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United States Department of Agriculture

Agricultural Research Service

Research Project: EPIDEMIOLOGY AND MANAGEMENT OF XYLELLA FASTIDIOSA (XF) AND OTHER EXOTIC AND INVASIVE DISEASES AND INSECT PESTS

Location: Crop Diseases, Pests and Genetics

Title: Changes in the epidemiology of Pierce’s disease in California due to introduction of the glassy-winged sharpshooter

Author
item Sisterson, Mark

Submitted to: Phytopathology
Publication Type: Abstract Only
Publication Acceptance Date: March 20, 2009
Publication Date: June 1, 2009
Citation: Sisterson, M.S. 2009. Changes in the epidemiology of Pierce’s disease in California due to introduction of the glassy-winged sharpshooter. Phytopathology 99:S170.

Technical Abstract: Pierce’s disease is caused by the xylem limited bacterial pathogen, Xylella fastidiosa. This pathogen is vectored by xylem feeding insects and has been present in California for more than 100 years. Within California there are three management regions that have different key vectors: the North Coast, the Central Valley, and Southern California. On the North Coast the key vector is the native blue-green sharpshooter (Graphocephala atropunctata). In the Central Valley, there are two native vectors and one exotic vector. The two native vectors are the green sharpshooter (Draeculacephala minerva) and the red-headed sharpshooter (Xyphon fulgida). Both are widely distributed in the Central Valley. In contrast, distribution of the exotic glassy-winged sharpshooter (Homalodisca vitripennis) is limited to southern portions of the Central Valley and throughout Southern California where it is the sole key vector. Two epidemics of Pierce’s disease occurred approximately 10 years after introduction of the glassy-winged sharpshooter into California. The first occurred in Southern California and was followed by an epidemic in the southern portion of the Central Valley. These epidemics resulted in losses typically not observed with native vectors. Factors hypothesized to contribute to these losses were aspects of glassy-winged sharpshooter ecology, the cropping landscape in Southern California, climate, and the absence of a management program for a newly introduced vector.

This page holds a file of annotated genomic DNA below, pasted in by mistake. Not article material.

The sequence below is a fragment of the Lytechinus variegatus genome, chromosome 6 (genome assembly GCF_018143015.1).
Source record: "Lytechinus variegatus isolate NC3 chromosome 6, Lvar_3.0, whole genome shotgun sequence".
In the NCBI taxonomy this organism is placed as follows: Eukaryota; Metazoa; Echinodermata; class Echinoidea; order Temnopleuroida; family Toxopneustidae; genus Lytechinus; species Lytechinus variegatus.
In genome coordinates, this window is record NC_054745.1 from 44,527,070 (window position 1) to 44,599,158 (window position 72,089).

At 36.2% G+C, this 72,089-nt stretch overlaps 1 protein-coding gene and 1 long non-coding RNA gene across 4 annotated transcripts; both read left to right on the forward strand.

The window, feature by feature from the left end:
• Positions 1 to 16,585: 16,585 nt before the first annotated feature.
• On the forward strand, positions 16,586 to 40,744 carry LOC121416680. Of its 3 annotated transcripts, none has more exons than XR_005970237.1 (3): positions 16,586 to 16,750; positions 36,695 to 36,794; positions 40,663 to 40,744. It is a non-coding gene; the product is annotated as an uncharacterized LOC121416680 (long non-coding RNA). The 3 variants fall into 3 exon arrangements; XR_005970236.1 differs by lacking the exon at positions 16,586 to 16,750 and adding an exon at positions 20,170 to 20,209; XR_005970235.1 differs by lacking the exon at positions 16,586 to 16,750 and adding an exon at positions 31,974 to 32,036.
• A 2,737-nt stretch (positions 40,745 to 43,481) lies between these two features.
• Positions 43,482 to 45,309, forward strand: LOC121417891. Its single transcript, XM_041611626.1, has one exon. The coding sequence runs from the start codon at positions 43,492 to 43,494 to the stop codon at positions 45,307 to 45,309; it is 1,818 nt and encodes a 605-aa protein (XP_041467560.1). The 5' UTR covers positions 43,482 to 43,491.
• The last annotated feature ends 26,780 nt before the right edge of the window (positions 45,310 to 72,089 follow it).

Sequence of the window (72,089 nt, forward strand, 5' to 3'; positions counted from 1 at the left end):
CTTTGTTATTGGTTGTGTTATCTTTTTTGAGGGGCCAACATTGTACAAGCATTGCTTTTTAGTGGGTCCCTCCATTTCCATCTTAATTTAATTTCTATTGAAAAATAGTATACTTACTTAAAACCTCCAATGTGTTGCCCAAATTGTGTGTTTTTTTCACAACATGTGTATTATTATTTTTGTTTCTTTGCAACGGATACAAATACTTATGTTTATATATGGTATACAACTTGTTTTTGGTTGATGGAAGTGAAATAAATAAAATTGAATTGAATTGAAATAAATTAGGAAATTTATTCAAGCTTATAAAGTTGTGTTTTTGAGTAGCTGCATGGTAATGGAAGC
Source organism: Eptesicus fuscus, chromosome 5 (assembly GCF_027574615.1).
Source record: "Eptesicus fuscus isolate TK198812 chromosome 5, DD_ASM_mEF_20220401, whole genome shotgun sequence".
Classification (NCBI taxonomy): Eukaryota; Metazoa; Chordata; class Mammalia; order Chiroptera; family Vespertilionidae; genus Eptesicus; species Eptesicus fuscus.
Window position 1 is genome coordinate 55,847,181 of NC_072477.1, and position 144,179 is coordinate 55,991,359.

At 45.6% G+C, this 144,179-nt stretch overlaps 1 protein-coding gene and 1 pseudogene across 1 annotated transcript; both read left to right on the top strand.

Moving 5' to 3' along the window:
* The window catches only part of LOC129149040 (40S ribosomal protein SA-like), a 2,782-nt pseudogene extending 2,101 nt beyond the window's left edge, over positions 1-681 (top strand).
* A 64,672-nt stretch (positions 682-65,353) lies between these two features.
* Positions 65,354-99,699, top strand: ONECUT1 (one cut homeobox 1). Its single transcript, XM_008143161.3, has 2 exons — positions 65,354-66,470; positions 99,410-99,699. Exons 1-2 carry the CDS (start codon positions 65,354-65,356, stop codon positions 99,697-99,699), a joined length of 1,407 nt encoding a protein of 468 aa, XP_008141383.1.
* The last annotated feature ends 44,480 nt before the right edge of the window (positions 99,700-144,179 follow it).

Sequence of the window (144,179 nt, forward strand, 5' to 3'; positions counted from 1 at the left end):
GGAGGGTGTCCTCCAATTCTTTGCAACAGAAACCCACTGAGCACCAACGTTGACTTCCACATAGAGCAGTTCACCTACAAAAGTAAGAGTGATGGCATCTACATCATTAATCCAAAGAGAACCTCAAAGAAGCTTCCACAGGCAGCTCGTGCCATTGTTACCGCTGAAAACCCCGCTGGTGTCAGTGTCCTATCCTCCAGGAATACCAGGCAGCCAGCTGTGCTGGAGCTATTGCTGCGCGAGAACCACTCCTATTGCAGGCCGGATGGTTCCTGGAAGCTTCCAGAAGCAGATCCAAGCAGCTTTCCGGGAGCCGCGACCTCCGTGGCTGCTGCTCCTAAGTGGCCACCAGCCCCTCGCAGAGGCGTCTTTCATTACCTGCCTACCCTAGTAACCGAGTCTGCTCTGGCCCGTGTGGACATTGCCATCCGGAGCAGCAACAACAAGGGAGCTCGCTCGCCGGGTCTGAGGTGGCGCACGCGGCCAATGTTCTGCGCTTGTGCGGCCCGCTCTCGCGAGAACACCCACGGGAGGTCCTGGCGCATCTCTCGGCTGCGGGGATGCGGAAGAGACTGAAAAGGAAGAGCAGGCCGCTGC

Last Modified: 9/22/2014
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